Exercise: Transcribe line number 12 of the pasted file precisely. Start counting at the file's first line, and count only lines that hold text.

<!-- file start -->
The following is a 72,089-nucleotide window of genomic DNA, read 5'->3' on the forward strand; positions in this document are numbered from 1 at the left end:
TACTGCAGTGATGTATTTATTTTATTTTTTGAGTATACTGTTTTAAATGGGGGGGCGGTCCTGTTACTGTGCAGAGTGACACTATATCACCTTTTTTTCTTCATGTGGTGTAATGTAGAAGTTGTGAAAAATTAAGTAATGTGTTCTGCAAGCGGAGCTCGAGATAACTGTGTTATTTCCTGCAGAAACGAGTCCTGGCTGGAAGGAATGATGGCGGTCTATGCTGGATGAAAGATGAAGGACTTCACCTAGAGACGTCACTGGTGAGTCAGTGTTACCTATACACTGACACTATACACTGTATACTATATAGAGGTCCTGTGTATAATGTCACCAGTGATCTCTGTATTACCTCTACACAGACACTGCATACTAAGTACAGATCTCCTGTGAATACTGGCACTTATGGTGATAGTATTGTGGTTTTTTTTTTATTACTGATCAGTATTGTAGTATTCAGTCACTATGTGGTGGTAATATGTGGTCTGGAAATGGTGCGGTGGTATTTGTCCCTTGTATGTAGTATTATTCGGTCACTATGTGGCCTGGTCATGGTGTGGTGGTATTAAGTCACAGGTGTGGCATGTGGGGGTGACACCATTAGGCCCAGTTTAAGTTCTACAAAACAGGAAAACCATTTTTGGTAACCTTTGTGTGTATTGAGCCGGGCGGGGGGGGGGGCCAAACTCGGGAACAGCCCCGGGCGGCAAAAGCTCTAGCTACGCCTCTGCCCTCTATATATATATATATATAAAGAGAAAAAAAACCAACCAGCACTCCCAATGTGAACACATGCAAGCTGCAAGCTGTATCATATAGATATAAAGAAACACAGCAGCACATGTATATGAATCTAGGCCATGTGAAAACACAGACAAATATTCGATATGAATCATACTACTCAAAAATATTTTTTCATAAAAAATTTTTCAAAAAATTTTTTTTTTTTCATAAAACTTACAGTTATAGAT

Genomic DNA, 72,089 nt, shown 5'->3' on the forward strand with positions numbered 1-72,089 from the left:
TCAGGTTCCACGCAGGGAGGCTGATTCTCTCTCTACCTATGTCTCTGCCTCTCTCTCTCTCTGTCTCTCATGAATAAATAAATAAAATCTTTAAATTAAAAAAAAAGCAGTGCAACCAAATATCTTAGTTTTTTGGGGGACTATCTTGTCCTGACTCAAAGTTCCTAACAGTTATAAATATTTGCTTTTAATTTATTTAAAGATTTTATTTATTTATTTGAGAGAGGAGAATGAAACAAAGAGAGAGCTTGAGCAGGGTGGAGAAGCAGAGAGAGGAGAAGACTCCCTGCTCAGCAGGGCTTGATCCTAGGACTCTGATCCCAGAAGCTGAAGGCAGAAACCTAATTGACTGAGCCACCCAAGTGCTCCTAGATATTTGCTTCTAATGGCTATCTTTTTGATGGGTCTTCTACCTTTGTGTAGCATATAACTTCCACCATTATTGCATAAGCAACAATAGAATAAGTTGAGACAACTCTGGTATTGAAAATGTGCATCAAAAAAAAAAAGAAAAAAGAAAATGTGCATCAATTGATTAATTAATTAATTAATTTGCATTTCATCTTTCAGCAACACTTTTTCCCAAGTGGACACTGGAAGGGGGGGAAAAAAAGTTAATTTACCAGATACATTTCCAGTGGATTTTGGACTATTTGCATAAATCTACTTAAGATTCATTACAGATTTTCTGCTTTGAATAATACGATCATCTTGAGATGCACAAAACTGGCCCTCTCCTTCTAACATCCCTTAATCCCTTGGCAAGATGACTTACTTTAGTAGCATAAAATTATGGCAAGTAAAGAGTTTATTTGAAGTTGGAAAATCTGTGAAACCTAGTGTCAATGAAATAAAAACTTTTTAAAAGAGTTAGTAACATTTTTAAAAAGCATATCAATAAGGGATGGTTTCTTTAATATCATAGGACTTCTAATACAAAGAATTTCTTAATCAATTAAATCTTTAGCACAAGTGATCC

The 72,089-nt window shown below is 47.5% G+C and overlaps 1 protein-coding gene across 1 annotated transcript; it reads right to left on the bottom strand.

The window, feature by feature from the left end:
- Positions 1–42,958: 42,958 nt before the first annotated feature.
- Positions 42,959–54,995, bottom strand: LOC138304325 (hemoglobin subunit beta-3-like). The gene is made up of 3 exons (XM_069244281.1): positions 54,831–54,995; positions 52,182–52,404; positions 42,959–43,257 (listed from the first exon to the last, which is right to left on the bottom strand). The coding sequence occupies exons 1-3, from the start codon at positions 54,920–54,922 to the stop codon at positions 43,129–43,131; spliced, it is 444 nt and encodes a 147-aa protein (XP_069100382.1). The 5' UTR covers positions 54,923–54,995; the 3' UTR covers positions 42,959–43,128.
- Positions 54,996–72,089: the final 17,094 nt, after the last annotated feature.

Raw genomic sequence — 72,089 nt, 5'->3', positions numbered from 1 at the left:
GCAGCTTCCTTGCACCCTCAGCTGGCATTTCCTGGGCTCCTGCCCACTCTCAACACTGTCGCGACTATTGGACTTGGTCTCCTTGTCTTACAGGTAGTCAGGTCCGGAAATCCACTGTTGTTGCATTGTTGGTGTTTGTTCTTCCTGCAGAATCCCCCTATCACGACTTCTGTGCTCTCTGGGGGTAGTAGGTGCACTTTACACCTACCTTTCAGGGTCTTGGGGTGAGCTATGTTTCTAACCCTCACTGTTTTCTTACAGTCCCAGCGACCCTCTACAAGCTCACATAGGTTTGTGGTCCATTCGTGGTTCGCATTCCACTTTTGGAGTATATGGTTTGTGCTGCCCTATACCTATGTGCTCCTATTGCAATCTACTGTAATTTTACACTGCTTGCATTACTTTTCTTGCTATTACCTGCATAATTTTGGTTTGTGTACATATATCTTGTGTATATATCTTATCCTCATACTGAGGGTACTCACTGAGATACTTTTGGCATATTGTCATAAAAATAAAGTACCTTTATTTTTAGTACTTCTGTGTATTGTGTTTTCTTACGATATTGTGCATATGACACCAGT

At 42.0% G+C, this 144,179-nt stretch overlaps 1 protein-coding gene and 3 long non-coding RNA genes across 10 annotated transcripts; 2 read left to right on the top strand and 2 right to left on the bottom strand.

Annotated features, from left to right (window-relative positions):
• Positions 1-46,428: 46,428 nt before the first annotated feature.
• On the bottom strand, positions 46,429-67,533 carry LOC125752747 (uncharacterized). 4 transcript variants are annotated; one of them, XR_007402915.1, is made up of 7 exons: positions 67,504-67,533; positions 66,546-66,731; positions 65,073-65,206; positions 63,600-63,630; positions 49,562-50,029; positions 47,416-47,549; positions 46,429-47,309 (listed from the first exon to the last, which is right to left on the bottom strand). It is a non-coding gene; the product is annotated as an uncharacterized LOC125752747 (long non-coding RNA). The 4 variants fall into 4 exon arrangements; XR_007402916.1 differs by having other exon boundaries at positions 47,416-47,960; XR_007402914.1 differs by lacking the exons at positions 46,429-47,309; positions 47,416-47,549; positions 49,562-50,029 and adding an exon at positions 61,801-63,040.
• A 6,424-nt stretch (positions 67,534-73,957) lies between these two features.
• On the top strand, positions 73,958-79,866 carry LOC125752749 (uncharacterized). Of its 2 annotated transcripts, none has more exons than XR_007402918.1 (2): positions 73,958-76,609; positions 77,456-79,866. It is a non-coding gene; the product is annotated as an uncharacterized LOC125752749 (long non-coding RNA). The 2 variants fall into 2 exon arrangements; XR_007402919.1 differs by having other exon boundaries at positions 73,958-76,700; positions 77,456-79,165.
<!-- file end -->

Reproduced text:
At 42.0% G+C, this 144,179-nt stretch overlaps 1 protein-coding gene and 3 long non-coding RNA genes across 10 annotated transcripts; 2 read left to right on the top strand and 2 right to left on the bottom strand.